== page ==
Just for curiosity. How difficult could it be to have a global menu ?, for example for the mac theme in the near future, my curiosity goes more on the side of how flexible it is in the aspect part. Is It posible?
Haiku probably will not implement this (in the Deskbar), not at least until R2, I’d imagine.
Now, my ‘vaporware’ Linux-powered project in the works, Couplet, will have the option to use Rhapsody style menus per app and in the ‘Deskette’. Sorry it’s taking so long for me to finish it, but it is a real project. And I am hoping to have a release of it out before this year is over. That’s really all I can say to address the global menus thing, personally; hope that helps.
Despite having had a Macbook (still working), i dont really like that feature. I guess mac-likers users may do tho.
I also dislike the global menu. It makes things less effective because you can’t see an application’s menu at all if it’s not in focus, so you have to click on the window first and then move the mouse to the top of the screen.
What is a global menu? I have no Apple. Is it a Globe in the middle of the screen with 3d view there you can rolling around to select a menu item ?
That would be awesome.
I’m not a fan of the global menu, either, and I love my Macs. Most of it comes from trying to click on something from the menu and missing and clicking on the desktop. Then I have to go back to the window where I wanted the menu and try again.
Could be a good issue to put the menu into the context menu too
Something I had always thought would be neat is if apps’ menus auto hid until the mouse got near them. You get this on some apps, like Firefox on Windows, until you hit alt, for example. That way more of the app canvas is for the app itself.
This is a nice feature for specific apps, not something I’d like to have as a default for every app. Web+ has this as a setting: Auto-hide interface in full screen mode.
but what exactly is the mac “global menu”? Still no idea of what’s you’re talking about…screenshot pls?
It’s that the menu bar of any app doesn’t appear in the app’s windows, but at the “global” menu bar at the top of the screen. So that top menu bar shows the menus of the focused app and keeps changing whenever you switch between apps.
For a non-Mac user as myself a dreadful prospect… but the Mac-heads love it.
Ah ok, no idea it’s referred to that name.
Well, as a long-time Mac user I can confirm I hate it. It’s probably the only feature of Aqua (and Classic, before it) I hate. This is really a non-sense design…
Since there is no defined Function to add a MenuBar to a Window…(you just place it like every BView) in the Windows… this will be not so easy to implement.
This would mean after the programm was started you need to
find if there is a BMenuBar class used in the Window …
then detached it from the window and even from the running programm
… and add it to a certain System window
There will several problems accrue:
- The programm can not manipulate it the menu bar directly anymore (this will break a guess a lot of programms)
- there will be glitches (empty spaces or wrong placed views) in a lot of programms
Thats just the problems from 2 minutes of thinking… i guess there will be a lot lot more…
So it is possible but its (atm) not realistic and the outcome would be frustrating and ugly
It made sense when MacOS wasn’t a multitasking OS. I think the Atari ST/TT was the same way but, again, single tasking operating system.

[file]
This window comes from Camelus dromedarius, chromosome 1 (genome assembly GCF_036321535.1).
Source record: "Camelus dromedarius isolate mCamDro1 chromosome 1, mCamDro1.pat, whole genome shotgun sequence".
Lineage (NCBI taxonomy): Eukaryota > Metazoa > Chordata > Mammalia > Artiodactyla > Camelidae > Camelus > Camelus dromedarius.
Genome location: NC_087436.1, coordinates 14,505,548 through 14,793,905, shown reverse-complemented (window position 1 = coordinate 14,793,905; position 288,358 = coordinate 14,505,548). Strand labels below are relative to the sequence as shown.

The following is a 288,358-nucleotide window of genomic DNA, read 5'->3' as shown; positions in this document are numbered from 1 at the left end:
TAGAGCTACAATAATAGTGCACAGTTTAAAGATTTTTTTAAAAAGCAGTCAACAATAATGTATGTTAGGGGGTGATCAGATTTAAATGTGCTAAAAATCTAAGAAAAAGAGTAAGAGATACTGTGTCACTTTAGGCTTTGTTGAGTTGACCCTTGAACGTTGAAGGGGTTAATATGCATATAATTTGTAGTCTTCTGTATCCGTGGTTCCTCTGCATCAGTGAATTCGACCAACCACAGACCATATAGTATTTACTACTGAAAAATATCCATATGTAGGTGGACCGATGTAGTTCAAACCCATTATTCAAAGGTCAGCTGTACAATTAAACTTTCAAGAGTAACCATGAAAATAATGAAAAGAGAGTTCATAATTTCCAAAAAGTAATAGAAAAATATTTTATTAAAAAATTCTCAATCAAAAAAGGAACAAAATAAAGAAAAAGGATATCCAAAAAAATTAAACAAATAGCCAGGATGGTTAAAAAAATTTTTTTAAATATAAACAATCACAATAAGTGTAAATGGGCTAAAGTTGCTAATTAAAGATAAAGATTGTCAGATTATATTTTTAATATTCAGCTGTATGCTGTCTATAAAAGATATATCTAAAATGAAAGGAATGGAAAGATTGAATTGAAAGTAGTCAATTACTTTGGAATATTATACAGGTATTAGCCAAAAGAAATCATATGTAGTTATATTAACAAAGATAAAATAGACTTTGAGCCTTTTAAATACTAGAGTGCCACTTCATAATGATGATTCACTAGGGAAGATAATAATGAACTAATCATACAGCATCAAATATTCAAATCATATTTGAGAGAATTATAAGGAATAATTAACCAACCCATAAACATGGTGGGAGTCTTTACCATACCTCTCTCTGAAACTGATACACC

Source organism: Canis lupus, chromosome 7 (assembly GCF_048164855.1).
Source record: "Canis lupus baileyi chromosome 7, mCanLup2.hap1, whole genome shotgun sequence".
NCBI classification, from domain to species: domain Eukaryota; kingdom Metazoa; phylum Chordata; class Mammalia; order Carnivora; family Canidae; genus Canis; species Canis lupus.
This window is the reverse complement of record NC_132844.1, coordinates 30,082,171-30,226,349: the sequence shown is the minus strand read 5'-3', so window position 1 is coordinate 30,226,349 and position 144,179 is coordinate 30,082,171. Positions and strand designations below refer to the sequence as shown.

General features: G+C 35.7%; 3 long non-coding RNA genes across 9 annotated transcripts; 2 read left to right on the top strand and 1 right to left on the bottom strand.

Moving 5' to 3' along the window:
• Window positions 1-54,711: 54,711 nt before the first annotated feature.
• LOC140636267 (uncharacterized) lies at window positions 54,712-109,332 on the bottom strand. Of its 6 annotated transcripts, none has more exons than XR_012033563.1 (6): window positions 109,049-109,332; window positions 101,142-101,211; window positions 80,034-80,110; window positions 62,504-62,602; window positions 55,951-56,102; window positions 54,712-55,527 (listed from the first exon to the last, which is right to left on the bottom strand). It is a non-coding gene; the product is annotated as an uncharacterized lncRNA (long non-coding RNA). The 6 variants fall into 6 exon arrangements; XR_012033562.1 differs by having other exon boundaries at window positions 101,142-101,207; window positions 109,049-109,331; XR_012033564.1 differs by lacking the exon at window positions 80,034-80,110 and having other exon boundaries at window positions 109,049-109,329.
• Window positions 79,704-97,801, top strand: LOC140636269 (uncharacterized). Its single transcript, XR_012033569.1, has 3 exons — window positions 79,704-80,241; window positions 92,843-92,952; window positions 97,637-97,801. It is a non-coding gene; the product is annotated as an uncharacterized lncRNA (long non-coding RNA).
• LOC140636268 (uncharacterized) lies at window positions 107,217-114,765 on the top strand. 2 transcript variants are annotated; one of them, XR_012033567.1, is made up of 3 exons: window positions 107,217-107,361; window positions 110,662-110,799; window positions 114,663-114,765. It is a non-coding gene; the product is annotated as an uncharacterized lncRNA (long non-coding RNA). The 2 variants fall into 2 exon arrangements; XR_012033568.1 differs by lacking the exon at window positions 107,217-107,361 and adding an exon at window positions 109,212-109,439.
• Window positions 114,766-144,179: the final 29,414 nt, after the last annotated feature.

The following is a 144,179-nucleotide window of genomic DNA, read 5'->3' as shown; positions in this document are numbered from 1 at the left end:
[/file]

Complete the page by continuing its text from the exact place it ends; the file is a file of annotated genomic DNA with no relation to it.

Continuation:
Anyway, for anyone still confused:
I hate this Feature. I am working almost in window Mode so this does not make sense. Every time going to the top of the screen… No please.
Global menu makes use of Fitt’s Law to speed up menu access for the currently focused application. Basically, when using a pointer device like a mouse or trackball and a display with impassable boundaries, three locations on a screen are fastest to access:
- The spot where the mouse pointer exists right now.
- The corners of the screen (assuming you have corners, and not a round display).
- The edges of the screen.
The first item needs no explanation.
Corners require almost no aiming; simply run the mouse in the general direction of a corner, and you a will achieve your goal. There is no need to decelerate to avoid overshooting.
Items placed on screen edges are second fastest because, there is almost no need to delerate. The impassable screen boundary prevents over shootin the targe. The only requirement is that you prevent excess lateral motion relative to screen edge.
“The stopwatch doesn’t lie.” seems to be the refrain.
((That said, I perfectly understand being accustomed to one format or another. Any such global change should be optional.))
EPOC on the psion 5/5mx/7/netbook/netpad and clones uses what are in a sense “global menus” very effectively by hiding them until you press the “menu” key or a silkscreen button the touch screen. It makes a huge amount of sense for a palmtop, since screen real estate is so limited. However in EPOC almost all programs run full screen (also makes sense for a palmtop).
But as a optional thing for the OSx fans, i love that feature but it is understanble some other people dont
But if you have a big screen/hight resolution, you would be angry if you every time need to go to the upper screen to use the menu. I think this is a time robber and makes working not faster.
It would some times be great to have in the “right mouse menu/context menu” the same menu options like the main app, but this is part of the developer of the program.
Apple adopted the single menu only because the first macintosh had a 9" screen. They stick to it just because now it is iconic.
I remember a old JLG post where he explains how to improve the Mac OS X UI and one of the point was to remove this feature.
If you use a mac you will notice that almost all applications use a toolbar or some other widget to replace the menu. I seldom use the global menu because I forgot is there.